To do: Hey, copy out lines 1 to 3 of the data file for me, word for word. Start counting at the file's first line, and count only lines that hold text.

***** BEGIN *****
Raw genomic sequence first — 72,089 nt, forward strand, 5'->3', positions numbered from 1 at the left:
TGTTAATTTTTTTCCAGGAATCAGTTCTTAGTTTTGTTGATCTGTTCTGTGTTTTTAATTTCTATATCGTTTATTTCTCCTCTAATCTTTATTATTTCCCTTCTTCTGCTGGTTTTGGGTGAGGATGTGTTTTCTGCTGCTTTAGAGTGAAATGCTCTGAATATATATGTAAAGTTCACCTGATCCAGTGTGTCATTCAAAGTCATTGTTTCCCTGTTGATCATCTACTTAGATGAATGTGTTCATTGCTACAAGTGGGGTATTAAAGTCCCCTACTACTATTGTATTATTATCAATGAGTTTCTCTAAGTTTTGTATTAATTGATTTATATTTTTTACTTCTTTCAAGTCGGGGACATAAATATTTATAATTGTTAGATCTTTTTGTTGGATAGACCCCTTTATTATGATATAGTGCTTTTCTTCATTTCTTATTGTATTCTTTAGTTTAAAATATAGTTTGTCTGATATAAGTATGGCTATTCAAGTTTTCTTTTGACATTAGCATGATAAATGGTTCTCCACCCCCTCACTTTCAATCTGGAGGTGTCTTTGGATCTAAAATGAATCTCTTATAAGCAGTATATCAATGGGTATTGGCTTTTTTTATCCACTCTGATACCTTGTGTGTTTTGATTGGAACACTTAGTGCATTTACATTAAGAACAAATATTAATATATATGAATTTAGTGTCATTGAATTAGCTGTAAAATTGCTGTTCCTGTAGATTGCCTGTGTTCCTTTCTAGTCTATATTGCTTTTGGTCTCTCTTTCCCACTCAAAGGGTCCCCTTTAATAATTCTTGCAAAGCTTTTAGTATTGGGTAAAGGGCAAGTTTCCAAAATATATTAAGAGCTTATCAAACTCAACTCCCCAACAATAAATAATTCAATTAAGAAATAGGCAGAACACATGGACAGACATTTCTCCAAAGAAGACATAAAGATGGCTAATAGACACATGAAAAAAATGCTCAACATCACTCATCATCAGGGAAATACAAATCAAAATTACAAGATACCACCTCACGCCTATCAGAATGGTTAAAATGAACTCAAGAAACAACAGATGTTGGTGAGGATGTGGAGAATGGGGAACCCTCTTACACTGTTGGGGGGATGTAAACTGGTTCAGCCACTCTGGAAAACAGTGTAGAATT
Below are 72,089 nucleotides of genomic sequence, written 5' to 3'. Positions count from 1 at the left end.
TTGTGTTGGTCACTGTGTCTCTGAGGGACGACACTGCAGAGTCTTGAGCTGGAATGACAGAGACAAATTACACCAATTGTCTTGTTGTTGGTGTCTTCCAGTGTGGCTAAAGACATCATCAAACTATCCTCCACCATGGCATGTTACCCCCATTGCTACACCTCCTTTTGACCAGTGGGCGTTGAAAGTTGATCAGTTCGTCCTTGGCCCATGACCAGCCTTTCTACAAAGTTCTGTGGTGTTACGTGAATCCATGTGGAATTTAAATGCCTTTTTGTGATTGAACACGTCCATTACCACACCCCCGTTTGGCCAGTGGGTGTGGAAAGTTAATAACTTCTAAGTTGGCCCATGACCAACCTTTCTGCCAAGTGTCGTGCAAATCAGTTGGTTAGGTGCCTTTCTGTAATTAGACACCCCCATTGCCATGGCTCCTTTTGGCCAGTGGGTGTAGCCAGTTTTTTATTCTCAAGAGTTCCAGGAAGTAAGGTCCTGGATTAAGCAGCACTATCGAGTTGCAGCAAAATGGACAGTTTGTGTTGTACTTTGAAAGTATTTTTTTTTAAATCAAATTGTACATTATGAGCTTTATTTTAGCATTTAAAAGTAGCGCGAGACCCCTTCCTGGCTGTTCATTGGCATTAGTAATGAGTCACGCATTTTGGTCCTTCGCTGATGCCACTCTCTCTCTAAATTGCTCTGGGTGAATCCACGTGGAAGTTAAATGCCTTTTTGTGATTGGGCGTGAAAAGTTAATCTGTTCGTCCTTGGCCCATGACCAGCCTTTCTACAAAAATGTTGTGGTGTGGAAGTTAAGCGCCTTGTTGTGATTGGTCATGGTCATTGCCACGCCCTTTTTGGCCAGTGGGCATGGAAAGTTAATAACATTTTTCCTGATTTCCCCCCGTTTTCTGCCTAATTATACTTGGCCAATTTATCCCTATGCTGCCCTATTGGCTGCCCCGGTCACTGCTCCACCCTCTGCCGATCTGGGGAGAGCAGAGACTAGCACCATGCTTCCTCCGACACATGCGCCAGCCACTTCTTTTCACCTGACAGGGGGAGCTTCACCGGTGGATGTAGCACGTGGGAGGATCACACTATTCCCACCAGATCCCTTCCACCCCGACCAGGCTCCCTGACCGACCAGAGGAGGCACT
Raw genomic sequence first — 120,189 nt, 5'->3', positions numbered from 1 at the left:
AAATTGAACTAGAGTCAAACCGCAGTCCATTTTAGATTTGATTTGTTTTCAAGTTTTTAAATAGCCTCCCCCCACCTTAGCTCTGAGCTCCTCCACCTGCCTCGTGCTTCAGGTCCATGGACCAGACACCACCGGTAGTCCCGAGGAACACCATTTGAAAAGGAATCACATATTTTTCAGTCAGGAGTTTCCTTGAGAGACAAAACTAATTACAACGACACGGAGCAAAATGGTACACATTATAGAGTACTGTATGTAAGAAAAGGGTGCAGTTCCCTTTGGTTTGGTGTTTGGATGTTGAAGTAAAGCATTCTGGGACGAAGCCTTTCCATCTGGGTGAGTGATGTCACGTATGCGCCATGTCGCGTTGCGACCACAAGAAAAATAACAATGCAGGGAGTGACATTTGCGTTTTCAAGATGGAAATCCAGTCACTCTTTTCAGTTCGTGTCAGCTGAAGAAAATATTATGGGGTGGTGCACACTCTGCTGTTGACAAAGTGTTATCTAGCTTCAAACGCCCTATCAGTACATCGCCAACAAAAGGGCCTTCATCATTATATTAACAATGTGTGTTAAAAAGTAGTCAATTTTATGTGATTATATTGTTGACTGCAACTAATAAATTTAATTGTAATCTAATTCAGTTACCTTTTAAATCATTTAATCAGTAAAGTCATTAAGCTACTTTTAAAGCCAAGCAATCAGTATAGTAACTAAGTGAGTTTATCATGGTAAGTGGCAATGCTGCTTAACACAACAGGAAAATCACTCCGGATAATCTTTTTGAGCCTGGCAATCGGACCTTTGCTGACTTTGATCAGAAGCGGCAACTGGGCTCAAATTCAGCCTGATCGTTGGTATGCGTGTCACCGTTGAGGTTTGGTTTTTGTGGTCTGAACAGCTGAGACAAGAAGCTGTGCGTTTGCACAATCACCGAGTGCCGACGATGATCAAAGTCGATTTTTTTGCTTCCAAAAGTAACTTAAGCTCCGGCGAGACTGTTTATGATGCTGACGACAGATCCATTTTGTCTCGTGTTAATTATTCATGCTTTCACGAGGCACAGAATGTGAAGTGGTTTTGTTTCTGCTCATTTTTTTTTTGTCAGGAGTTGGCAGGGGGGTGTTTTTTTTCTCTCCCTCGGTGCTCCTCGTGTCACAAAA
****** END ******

Raw genomic sequence first — 72,089 nt, forward strand, 5'->3', positions numbered from 1 at the left:
TGTTAATTTTTTTCCAGGAATCAGTTCTTAGTTTTGTTGATCTGTTCTGTGTTTTTAATTTCTATATCGTTTATTTCTCCTCTAATCTTTATTATTTCCCTTCTTCTGCTGGTTTTGGGTGAGGATGTGTTTTCTGCTGCTTTAGAGTGAAATGCTCTGAATATATATGTAAAGTTCACCTGATCCAGTGTGTCATTCAAAGTCATTGTTTCCCTGTTGATCATCTACTTAGATGAATGTGTTCATTGCTACAAGTGGGGTATTAAAGTCCCCTACTACTATTGTATTATTATCAATGAGTTTCTCTAAGTTTTGTATTAATTGATTTATATTTTTTACTTCTTTCAAGTCGGGGACATAAATATTTATAATTGTTAGATCTTTTTGTTGGATAGACCCCTTTATTATGATATAGTGCTTTTCTTCATTTCTTATTGTATTCTTTAGTTTAAAATATAGTTTGTCTGATATAAGTATGGCTATTCAAGTTTTCTTTTGACATTAGCATGATAAATGGTTCTCCACCCCCTCACTTTCAATCTGGAGGTGTCTTTGGATCTAAAATGAATCTCTTATAAGCAGTATATCAATGGGTATTGGCTTTTTTTATCCACTCTGATACCTTGTGTGTTTTGATTGGAACACTTAGTGCATTTACATTAAGAACAAATATTAATATATATGAATTTAGTGTCATTGAATTAGCTGTAAAATTGCTGTTCCTGTAGATTGCCTGTGTTCCTTTCTAGTCTATATTGCTTTTGGTCTCTCTTTCCCACTCAAAGGGTCCCCTTTAATAATTCTTGCAAAGCTTTTAGTATTGGGTAAAGGGCAAGTTTCCAAAATATATTAAGAGCTTATCAAACTCAACTCCCCAACAATAAATAATTCAATTAAGAAATAGGCAGAACACATGGACAGACATTTCTCCAAAGAAGACATAAAGATGGCTAATAGACACATGAAAAAAATGCTCAACATCACTCATCATCAGGGAAATACAAATCAAAATTACAAGATACCACCTCACGCCTATCAGAATGGTTAAAATGAACTCAAGAAACAACAGATGTTGGTGAGGATGTGGAGAATGGGGAACCCTCTTACACTGTTGGGGGGATGTAAACTGGTTCAGCCACTCTGGAAAACAGTGTAGAATT
Below are 72,089 nucleotides of genomic sequence, written 5' to 3'. Positions count from 1 at the left end.